Pyreis the latest title from Supergiant Games, the indie studio that earned instant acclaim for its debut Bastion and follow-up Transistor. Like its predecessors, Pyre features lush hand-drawn art and a vibrant soundtrack, along with a pulpy fantasy-esque plot. But unlike the sword-and-gunplay of Supergiant's earlier hits, Pyre does something few fantasy games dare: It makes you play sports. Which means it could be the game that slips past players' defenses and opens these siloed genres up to each other.
The player's character, banished from the civilized world for the heinous crime of literacy, falls in with a diverse group of exiles. All have their own set of skills and progression tree; over time, you learn why each was driven from the Commonwealth to eke out life in the purgatorial wasteland of the Downside. Everyone who wants to escape, including your ragtag band, can only do so by completing Rites -- competitive matches in sacred courts where teams toss crystal balls into opponents' pyres.
A Rite is pretty much three-on-three basketball with fantasy trappings. Instead of violent combat where it's your life or your enemy's, players hit the arena to pass, shoot and score. This is the best of all possible worlds, where sports and fantasy trickle into each other and stop being mutually exclusive.
It's the kind of blurring that happened when fantasy sports fans started realizing their stat-chomping hobby looked a lot like Dungeons and Dragons. Pyre runs this the other way: Take away the fantastical locales, strange races and quest-based plot, and it's basically a sports league. It even has all the ridiculous personalities you'd expect from professional sports: the pierced and mohawked dog with heavy-metal intro music, the hulking horned demon lady with a perpetual deep vibrato, the death-god-worshipping bog crone.
But the game doesn't have the feel of a major-league race to the championship. It's a desperate slew of teams filled with the world's cast-offs trying to escape limbo. It has more in common with the minor leagues: Your team trundles forward to their next match on a ramshackle carriage, encountering mishaps in the barren lands along the way. Heck, you could even argue the game apes the lives of amateur musicians -- perhaps those touring the boonies hoping for a chance to impress studio scouts and escape their provincial lives for the "promised land" of the big city. Yet, Pyre's gameplay is unquestionably sporty: Lethal violence is rare, and those living in the Downside mostly settle their differences within the ball-in-goal Rites.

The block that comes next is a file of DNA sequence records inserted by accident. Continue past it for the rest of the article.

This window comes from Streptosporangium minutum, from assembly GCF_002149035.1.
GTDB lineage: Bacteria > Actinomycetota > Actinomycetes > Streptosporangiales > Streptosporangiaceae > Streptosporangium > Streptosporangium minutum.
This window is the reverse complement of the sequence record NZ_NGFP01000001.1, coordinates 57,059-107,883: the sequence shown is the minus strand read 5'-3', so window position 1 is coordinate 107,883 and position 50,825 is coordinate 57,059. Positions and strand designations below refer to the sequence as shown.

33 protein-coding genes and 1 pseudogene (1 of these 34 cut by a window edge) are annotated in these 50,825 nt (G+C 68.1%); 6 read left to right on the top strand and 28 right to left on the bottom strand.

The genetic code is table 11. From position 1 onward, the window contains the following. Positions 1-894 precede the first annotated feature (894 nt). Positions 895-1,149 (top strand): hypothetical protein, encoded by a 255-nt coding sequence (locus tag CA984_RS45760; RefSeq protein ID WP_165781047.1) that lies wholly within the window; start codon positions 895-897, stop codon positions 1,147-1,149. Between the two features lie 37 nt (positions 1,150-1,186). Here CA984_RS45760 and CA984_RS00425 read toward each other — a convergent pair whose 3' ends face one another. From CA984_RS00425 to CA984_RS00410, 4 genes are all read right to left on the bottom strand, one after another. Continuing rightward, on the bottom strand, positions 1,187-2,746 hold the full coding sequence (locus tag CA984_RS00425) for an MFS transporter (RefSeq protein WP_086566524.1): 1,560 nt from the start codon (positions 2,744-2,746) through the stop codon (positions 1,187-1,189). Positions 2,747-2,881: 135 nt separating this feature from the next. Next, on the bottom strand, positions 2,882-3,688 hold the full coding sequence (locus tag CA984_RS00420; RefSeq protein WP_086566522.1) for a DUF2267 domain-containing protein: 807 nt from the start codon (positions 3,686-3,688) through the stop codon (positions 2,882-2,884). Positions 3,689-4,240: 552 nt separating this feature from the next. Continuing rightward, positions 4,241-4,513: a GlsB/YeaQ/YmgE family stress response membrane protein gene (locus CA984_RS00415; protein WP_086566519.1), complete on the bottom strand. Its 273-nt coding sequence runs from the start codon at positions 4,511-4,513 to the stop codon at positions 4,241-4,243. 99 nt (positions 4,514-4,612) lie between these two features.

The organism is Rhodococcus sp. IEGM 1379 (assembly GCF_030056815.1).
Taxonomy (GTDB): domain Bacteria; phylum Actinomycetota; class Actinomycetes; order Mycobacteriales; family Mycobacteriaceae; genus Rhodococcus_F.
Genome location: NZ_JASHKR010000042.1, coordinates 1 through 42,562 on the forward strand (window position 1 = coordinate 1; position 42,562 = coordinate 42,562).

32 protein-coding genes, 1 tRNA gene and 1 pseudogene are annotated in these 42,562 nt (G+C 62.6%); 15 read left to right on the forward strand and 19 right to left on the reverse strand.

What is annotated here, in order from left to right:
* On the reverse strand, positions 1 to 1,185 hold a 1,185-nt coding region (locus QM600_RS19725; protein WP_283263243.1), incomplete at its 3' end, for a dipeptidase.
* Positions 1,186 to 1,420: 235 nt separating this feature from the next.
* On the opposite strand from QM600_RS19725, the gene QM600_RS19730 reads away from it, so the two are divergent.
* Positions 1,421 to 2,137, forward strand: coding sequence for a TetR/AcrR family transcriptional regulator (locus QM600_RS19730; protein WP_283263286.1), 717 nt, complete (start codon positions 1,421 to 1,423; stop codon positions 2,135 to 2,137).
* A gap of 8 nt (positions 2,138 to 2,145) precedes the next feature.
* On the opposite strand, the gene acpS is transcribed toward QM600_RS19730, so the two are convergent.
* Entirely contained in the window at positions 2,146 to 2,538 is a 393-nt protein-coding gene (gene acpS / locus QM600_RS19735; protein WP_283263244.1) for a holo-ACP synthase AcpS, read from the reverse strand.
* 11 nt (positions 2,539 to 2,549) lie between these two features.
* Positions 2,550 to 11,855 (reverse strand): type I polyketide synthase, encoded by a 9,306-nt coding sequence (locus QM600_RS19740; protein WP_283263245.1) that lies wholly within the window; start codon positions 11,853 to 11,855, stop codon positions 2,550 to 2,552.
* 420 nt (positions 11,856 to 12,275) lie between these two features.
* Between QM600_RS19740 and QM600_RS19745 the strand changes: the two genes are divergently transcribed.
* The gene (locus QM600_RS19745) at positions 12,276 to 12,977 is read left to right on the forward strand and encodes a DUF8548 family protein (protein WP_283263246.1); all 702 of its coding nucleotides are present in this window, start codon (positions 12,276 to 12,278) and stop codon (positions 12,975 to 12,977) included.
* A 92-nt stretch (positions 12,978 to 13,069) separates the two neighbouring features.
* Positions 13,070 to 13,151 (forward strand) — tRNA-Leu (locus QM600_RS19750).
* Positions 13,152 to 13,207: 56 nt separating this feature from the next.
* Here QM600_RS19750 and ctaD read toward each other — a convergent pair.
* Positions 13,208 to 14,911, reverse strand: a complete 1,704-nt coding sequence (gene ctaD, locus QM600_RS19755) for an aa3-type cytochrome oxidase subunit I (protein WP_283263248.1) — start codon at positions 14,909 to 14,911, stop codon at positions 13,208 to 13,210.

Of course, there have been nontraditional sports gameplay in video games before, from parody-genre crossovers like Blood Bowl to special-team multiplayer modes like Grifball in Halo 3. While Rocket League is just soccer with cars, the nitro-powered stunt physics turn it into a unique experience. But even these alt-sports games stick to a lightweight structure, at most mimicking real-life leagues as players climb the rankings toward a climactic championship game.
Pyre does something different: It swaps out the combat typical of the fantasy-RPG genre for straight-up sports play. Not as a minigame, like with Final Fantasy X's Blitzball, but as the main attraction. That's bold. It's faith that players don't need to cut down hordes of orcs with swords and magic -- Pyre believes fans will get just as much enjoyment from beating enemies in grim athletics. Its vibrant characters, gorgeous art and rich world are enough to give each Rite match enough weight to matter.
If Pyre does have something to teach sports, it's how to deliver context to the laymen. Important people, places and concepts get highlighted in dialogue text, and players can hover over them to see a one-sentence summary and usually a line of lore. It's a great way to fluidly wrap in minimally-annoying vocabulary reminders. Sports games could use this kind of gentle terminology footnoting too -- not just for rules, but to inject some flavor by explaining a game's rich history or describing venerable rivalries.
I've never been drawn to sports games, and a lot of my fellow fantasy geeks similarly balk at a genre filled with rosters of millionaire jocks. Pyre is the rare game that believes athletic competition can be just as meaningful and consequential as violence. Like that friend who tells you a strange-smelling dinner meat is "totally chicken -- just try it," Supergiant knew fantasy fans just needed a kick in the rump and some familiar trappings to ease them into it.
Not that I'm suddenly going to go and pick up FIFA tomorrow. If I'm gonna play a sports game, I better get to fill my squad with chatty dogs, beefy horned demon ladies and sassy harpies.
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